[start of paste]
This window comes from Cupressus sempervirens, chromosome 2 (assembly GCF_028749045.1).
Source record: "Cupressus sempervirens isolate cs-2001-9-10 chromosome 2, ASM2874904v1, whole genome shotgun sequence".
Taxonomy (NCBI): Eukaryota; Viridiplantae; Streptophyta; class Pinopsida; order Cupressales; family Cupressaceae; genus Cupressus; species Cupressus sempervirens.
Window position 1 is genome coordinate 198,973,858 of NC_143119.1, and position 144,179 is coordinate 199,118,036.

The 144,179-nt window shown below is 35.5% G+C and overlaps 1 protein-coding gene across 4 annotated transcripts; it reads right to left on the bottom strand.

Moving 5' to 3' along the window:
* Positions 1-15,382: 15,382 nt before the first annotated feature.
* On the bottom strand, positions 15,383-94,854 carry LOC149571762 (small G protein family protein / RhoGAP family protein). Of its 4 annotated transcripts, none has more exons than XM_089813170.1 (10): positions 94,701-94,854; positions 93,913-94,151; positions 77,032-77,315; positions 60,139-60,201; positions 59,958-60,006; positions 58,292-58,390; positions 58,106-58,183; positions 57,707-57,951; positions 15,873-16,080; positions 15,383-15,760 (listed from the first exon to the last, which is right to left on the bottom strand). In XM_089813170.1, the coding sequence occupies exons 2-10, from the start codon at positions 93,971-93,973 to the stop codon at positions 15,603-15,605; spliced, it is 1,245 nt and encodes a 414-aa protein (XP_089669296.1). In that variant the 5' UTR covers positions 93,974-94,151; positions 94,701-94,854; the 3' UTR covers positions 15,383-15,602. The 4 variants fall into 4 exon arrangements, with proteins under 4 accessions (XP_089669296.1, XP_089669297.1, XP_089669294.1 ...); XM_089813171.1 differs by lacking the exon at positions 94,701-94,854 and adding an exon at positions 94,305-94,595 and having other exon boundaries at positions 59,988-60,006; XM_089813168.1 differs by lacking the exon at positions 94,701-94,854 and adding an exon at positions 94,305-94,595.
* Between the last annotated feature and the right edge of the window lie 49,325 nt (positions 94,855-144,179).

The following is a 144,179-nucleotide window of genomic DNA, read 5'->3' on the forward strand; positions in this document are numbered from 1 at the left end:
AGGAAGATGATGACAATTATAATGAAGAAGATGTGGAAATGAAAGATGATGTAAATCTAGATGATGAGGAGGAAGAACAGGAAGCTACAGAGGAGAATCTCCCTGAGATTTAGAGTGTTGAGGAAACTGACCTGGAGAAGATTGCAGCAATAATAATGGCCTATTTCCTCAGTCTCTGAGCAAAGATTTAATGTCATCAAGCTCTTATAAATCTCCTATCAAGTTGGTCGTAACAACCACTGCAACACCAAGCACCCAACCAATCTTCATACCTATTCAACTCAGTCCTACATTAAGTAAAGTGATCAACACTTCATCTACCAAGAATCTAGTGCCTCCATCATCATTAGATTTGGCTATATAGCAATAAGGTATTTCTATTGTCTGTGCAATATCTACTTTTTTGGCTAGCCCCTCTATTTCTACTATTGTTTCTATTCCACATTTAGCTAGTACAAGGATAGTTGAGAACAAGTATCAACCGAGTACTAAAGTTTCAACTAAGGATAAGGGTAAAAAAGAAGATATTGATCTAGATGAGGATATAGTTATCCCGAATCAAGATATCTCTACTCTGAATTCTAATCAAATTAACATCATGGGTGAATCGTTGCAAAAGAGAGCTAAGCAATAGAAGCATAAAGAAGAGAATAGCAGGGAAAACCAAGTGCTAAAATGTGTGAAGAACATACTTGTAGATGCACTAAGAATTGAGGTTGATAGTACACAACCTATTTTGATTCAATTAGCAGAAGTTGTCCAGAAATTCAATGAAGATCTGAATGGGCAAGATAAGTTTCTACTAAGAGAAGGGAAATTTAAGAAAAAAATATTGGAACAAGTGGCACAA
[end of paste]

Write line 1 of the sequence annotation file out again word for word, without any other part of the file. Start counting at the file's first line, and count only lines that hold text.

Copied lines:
This window comes from Cupressus sempervirens, chromosome 2 (assembly GCF_028749045.1).